The Church: An Organic Picture of Its Life

by Robert Brow

Chapter 3

Bishops and Popes

Protestants of the non-Episcopal sort have usually assumed that bishops and popes are the wicked fruits of medievalism or priestly pretensions. That the ordered hierarchy of priests and bishops under one pope was part and parcel of European feudalism is a fact. That the Protestant Reformation abandoned the hierarchical idea is by no means proved. That many Protestant clergy long for its restoration is evident in the ecumenical movement.

We have seen the transition from Jewish synagogues governed by lay elders to Christian churches grouped under city church bishops. When bishops meet together in council, one of them becomes first among equals, and if he is elected for life he naturally attains a higher status. At its worst the complete system can be caricatured as: Christ established Peter, who was succeeded by the popes, who chose bishops, who made sonic men priests. The priests then make certain people Christians by baptizing them and feeding them with the sacraments.

When the Lutheran Reformation and the English Methodists substituted superintendents for bishops there was no change in the hierarchical principle. Actually there was not even much of a verbal change since the Greek word episkopos literally means superintendent. Anglicans retained the previous system intact, but instead of one pope, appointed two archbishops. This helped to clarify the point that there was no need to have one figurehead for the whole of Europe or even for one country and also made the old English game of balance of power easier to play.

Presbyterians reverted to government by elders, but with the stress on a highly educated ministry, elders were no match for the minister, who soon received more deference and authority than the old priests. With the best will in the world it was still impossible to prevent the hierarchical principle from re-establishing itself. "Moderator" sounded less impressive than "Pope" or "Archbishop," and by changing frequently he could be prevented from learning the ways of power; but then the office of stated clerk provided hierarchical continuity. A similar situation had occurred in the Middle Ages when the head deacon, who was basically an administrative assistant, gradually became so powerful under changing bishops that the position of archdeacon was filled by a priest often next in line for the bishopric.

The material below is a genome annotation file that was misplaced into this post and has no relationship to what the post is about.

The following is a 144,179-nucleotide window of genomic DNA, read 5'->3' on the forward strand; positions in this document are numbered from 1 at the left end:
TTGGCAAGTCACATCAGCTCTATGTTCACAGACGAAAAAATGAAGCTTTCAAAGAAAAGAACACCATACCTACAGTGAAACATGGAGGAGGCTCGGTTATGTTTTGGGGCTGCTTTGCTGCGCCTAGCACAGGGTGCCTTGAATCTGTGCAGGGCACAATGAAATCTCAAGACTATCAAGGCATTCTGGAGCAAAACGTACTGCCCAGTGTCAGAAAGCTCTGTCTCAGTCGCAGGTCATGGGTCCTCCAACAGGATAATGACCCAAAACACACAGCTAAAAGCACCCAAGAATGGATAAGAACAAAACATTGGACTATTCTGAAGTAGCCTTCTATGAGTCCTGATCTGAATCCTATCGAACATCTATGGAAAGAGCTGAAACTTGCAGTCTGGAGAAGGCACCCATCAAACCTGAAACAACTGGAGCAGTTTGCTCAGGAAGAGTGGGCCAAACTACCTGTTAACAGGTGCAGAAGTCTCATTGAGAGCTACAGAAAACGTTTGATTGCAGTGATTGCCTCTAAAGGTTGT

The Episcopal system can operate with a considerable degree of democracy, so that in some countries the Anglican bishop really. has very little power to act apart from his diocesan council. In practice there is often very little difference between the Episcopal and Presbyterian types of organization, especially in the younger churches. This explains the ease with which church union schemes can unite Episcopal and non-Episcopal churches, once the thorny problem of the meaning of the act of unification is clarified.[9] Organizationally there is evidently no insuperable problem in further acts of unification with Roman Catholic hierarchies. It is interesting that in the United States and some parts of Europe and Asia there are Roman Catholic bishops with over-lapping dioceses.[10] In Britain, for example, there seems to be no great problem c)n the part of the Roman Catholics in accepting the Anglican bishops with their Prayer Book, married clergy, and canon law, functioning in overlapping dioceses together with the existing Roman Catholic bishops. The point is that the problems of church union are basically theological, economic, and emotional, not organizational.

The greatest divergence from the hierarchical system was among the Baptists, Mennonites, and Congregational groups, who insisted on the complete independence of each local congregation. A large addition to the Congregational system of government in the twentieth century has been the phenomenal growth of the independent Pentecostal churches.[11] The stronghold of true Congregationalism is the possession of the title deeds of the church building and the right of the congregation to call and dismiss a pastor without pressure from any other authority. This means that conferences of such churches must be for consultation and fellowship only. If functions like the training and ordination of ministers are centralized, the essential Congregational principle is lost. Inevitably there is constant pressure from the executives of the church hierarchy to surrender local autonomy in order to give greater strength together. When churches are no longer free to dispose of their property or change their affiliation to another conference or call the minister of their choice, then they are basically more Presbyterian than Congregational. When in a Presbyterian system executive power continues for any length of time in one man by virtue of his office, whether at the presbytery or the general assembly level, then for all practical purposes there is a transition to an Episcopal system.